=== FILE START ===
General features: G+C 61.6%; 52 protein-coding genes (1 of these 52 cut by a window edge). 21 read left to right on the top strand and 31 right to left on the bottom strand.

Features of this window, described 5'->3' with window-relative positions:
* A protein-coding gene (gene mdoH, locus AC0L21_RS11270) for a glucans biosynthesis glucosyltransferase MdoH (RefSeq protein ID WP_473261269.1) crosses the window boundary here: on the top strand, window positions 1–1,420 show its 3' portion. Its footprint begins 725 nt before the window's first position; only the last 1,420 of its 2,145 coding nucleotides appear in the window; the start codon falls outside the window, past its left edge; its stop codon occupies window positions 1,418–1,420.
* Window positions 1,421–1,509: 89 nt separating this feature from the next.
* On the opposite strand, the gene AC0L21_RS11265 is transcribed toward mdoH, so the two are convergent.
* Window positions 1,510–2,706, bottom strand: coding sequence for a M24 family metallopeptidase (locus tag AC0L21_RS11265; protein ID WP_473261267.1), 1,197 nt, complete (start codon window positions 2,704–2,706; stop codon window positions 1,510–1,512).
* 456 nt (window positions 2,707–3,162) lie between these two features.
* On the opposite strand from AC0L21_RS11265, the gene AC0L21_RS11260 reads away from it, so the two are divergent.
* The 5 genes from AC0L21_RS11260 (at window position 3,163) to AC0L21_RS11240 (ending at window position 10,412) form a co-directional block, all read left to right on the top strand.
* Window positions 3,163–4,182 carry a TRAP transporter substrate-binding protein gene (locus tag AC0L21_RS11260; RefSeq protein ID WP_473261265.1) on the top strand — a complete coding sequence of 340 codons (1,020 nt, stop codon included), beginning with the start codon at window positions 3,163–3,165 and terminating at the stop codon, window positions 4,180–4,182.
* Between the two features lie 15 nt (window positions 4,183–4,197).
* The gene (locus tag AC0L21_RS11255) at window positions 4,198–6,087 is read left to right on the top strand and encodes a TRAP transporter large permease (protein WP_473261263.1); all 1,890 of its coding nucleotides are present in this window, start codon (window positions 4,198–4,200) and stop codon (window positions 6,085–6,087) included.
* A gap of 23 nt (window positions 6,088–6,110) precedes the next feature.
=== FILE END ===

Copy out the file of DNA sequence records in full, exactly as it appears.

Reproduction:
General features: G+C 61.6%; 52 protein-coding genes (1 of these 52 cut by a window edge). 21 read left to right on the top strand and 31 right to left on the bottom strand.

Features of this window, described 5'->3' with window-relative positions:
* A protein-coding gene (gene mdoH, locus AC0L21_RS11270) for a glucans biosynthesis glucosyltransferase MdoH (RefSeq protein ID WP_473261269.1) crosses the window boundary here: on the top strand, window positions 1–1,420 show its 3' portion. Its footprint begins 725 nt before the window's first position; only the last 1,420 of its 2,145 coding nucleotides appear in the window; the start codon falls outside the window, past its left edge; its stop codon occupies window positions 1,418–1,420.
* Window positions 1,421–1,509: 89 nt separating this feature from the next.
* On the opposite strand, the gene AC0L21_RS11265 is transcribed toward mdoH, so the two are convergent.
* Window positions 1,510–2,706, bottom strand: coding sequence for a M24 family metallopeptidase (locus tag AC0L21_RS11265; protein ID WP_473261267.1), 1,197 nt, complete (start codon window positions 2,704–2,706; stop codon window positions 1,510–1,512).
* 456 nt (window positions 2,707–3,162) lie between these two features.
* On the opposite strand from AC0L21_RS11265, the gene AC0L21_RS11260 reads away from it, so the two are divergent.
* The 5 genes from AC0L21_RS11260 (at window position 3,163) to AC0L21_RS11240 (ending at window position 10,412) form a co-directional block, all read left to right on the top strand.
* Window positions 3,163–4,182 carry a TRAP transporter substrate-binding protein gene (locus tag AC0L21_RS11260; RefSeq protein ID WP_473261265.1) on the top strand — a complete coding sequence of 340 codons (1,020 nt, stop codon included), beginning with the start codon at window positions 3,163–3,165 and terminating at the stop codon, window positions 4,180–4,182.
* Between the two features lie 15 nt (window positions 4,183–4,197).
* The gene (locus tag AC0L21_RS11255) at window positions 4,198–6,087 is read left to right on the top strand and encodes a TRAP transporter large permease (protein WP_473261263.1); all 1,890 of its coding nucleotides are present in this window, start codon (window positions 4,198–4,200) and stop codon (window positions 6,085–6,087) included.
* A gap of 23 nt (window positions 6,088–6,110) precedes the next feature.